The era of your dictionary should match the era of the text you’re reading, U.S. Supreme Court Justice Antonin Scalia said plainly to a Philadelphia audience Monday evening.
That sentiment goes to the heart of originalism, the theory that texts should be read according to what the language meant at the time they were written.
Since Justice Clarence Thomas joined the court, there are two originalists on the bench, said Scalia, who classifies himself as one, “and you can’t throw away two votes.” He was answering a question about how scholarship has changed over the 25 years since he was confirmed.
Making his own addition to the canon of legal scholarship, Scalia has written a book with Bryan A. Garner, longtime editor of Black’s Law Dictionary, advocating for originalism. In it, Garner added the section on dictionary usage, Scalia said, speaking at the Union League in Philadelphia to promote the book, Reading Law: The Interpretation of Legal Texts. He was hosted by the Federalist Society.
People often ask Scalia when he became an originalist, Scalia told the group gathered in a room with oak paneling hulking over a parquet floor, “as though it’s some newfangled idea.”
Tertullian did it, he said. Blackstone did it. “It’s the natural way to interpret a text,” Scalia said, because it requires understanding what the text meant when it was written.
Language evolves over time, so to get to the meaning of a document written centuries ago requires an understanding of the era’s vocabulary. At one time, artificial meant imaginative and awful meant awe-inspiring, Scalia said.
Although many judges want to be originalists, he said, “they don’t know how to do textualism or originalism because it’s never been taught in law school.”
Textualism is the macro complement to originalism — the idea that the plain text of a statute, not the intent of the legislators who passed it, reveals its meaning.
In the book’s preface, Scalia and Garner introduce themselves this way: “Both your authors are textualists: We look for meaning in the governing text, ascribe to that text the meaning that it has borne from its inception, and reject judicial speculation about both the drafters’ extratextually derived purposes and the desirability of the fair reading’s anticipated consequences.”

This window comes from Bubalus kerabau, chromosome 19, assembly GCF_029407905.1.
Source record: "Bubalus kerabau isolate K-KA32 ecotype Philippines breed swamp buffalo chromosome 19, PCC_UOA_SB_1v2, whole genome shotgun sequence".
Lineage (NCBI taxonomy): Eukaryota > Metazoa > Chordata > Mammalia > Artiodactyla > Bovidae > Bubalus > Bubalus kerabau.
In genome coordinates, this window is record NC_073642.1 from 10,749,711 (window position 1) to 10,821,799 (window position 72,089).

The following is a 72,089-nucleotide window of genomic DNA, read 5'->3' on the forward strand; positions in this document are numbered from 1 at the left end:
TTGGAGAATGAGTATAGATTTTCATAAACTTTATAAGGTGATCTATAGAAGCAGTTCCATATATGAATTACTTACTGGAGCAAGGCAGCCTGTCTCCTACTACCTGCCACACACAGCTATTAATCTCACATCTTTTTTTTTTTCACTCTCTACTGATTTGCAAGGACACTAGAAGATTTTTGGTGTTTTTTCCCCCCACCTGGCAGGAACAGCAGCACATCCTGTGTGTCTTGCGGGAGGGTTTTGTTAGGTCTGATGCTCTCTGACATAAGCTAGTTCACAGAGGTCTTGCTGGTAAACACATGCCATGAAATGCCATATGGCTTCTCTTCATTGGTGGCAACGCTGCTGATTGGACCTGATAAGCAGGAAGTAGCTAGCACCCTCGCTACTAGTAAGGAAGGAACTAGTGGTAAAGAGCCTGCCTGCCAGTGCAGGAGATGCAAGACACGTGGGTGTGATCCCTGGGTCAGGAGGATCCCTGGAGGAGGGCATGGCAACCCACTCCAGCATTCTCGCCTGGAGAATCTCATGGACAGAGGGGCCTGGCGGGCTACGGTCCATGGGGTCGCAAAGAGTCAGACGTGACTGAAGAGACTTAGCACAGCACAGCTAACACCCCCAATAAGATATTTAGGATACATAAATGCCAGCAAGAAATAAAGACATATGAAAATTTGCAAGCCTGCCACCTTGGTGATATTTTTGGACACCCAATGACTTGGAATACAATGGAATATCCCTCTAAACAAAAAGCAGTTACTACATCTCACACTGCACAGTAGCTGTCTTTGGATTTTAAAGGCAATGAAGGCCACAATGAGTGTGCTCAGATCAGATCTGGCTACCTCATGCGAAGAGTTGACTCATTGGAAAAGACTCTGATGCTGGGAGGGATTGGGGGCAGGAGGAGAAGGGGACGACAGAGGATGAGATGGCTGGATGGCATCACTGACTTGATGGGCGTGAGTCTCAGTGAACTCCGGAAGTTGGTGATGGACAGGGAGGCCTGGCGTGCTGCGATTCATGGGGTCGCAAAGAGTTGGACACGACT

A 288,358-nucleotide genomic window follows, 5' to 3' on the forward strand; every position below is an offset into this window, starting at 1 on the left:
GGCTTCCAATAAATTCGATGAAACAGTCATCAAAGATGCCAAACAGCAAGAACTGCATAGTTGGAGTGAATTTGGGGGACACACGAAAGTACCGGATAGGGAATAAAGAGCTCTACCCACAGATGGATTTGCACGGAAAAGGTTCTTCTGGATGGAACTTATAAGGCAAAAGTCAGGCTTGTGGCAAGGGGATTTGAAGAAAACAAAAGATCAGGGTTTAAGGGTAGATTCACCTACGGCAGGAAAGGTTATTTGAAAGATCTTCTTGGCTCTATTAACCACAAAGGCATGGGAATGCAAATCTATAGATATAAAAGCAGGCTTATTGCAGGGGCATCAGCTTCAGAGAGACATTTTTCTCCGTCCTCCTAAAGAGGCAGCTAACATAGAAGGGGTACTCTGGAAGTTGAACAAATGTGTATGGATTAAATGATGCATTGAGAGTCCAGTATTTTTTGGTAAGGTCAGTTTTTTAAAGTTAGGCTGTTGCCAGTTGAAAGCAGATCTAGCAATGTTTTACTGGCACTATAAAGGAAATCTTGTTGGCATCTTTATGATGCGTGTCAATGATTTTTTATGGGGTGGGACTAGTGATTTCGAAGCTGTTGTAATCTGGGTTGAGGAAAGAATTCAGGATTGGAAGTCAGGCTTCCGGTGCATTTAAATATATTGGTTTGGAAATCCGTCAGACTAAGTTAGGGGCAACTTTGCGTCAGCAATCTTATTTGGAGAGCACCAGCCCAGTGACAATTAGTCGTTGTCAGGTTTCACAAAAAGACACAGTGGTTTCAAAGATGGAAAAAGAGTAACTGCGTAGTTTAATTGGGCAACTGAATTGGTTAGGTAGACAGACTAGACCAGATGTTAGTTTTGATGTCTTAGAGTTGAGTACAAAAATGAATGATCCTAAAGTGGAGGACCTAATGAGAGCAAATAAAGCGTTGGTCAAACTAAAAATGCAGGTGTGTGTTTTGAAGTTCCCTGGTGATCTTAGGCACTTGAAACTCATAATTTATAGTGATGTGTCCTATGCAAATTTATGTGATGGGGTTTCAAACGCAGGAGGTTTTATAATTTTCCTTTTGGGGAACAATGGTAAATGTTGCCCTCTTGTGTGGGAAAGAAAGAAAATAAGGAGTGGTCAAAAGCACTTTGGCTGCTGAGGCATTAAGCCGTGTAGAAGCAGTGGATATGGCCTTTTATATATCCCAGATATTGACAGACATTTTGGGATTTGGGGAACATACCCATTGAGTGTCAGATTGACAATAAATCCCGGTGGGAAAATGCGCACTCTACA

The intent of the book, Scalia said Monday, is to guide the bench back to the “correct” statutory and constitutional construction.
“Our legal system must regain a mooring that it has lost: a generally agreed-on approach to the interpretation of legal texts,” the book begins.
Scalia tempered his view on Monday, saying, “Although I believe in original meaning, I also believe in stare decisis.”
Some of the court’s decisions with which he disagrees have affected other provinces of the branch.
The judicial nomination process, for example, has become an increasingly adversarial political drama over the last couple of decades. Scalia said, “I was confirmed 98 to nothing. I couldn’t get 60 votes today.” The difference is, he said, “I think people have figured out what the Supreme Court does.”
Starting with the Warren court, when Chief Justice Earl Warren presided in the 1950s and 1960s, the bench began rewriting the Constitution, term by term, argued Scalia, who disparaged the theory of a “living Constitution.”
Operating under the idea that the Constitution evolves with society, the appointment process for justices ought to be a political one, Scalia said. “It’s like a mini Constitutional Convention” every time a justice is confirmed, he said.
Asked if he admired any particular justices by a member of the audience after delivering his brief remarks, Scalia named Justice John Marshall Harlan II, in whose chair he now sits, and Justice Robert Jackson.
“He wrote like an angel,” Scalia said, reciting a passage from Jackson’s dissent to the landmark case upholding the government’s internment of Japanese-American citizens during World War II.
“A military order, however unconstitutional, is not apt to last longer than the military emergency. Even during that period, a succeeding commander may revoke it all. But once a judicial opinion rationalizes such an order to show that it conforms to the Constitution, or rather rationalizes the Constitution to show that the Constitution sanctions such an order, the court for all time has validated the principle of racial discrimination in criminal procedure and of transplanting American citizens,” Jackson wrote in 1944. “The principle then lies about like a loaded weapon, ready for the hand of any authority that can bring forward a plausible claim of an urgent need.”
Scalia added that Oliver Wendell Holmes is “greatly overrated.”
In his remarks, Scalia told the group that the book is intended to help the bench, but also to help the bar.
Everything he writes — opinions included — Scalia said, is “meant to be normative and not descriptive.”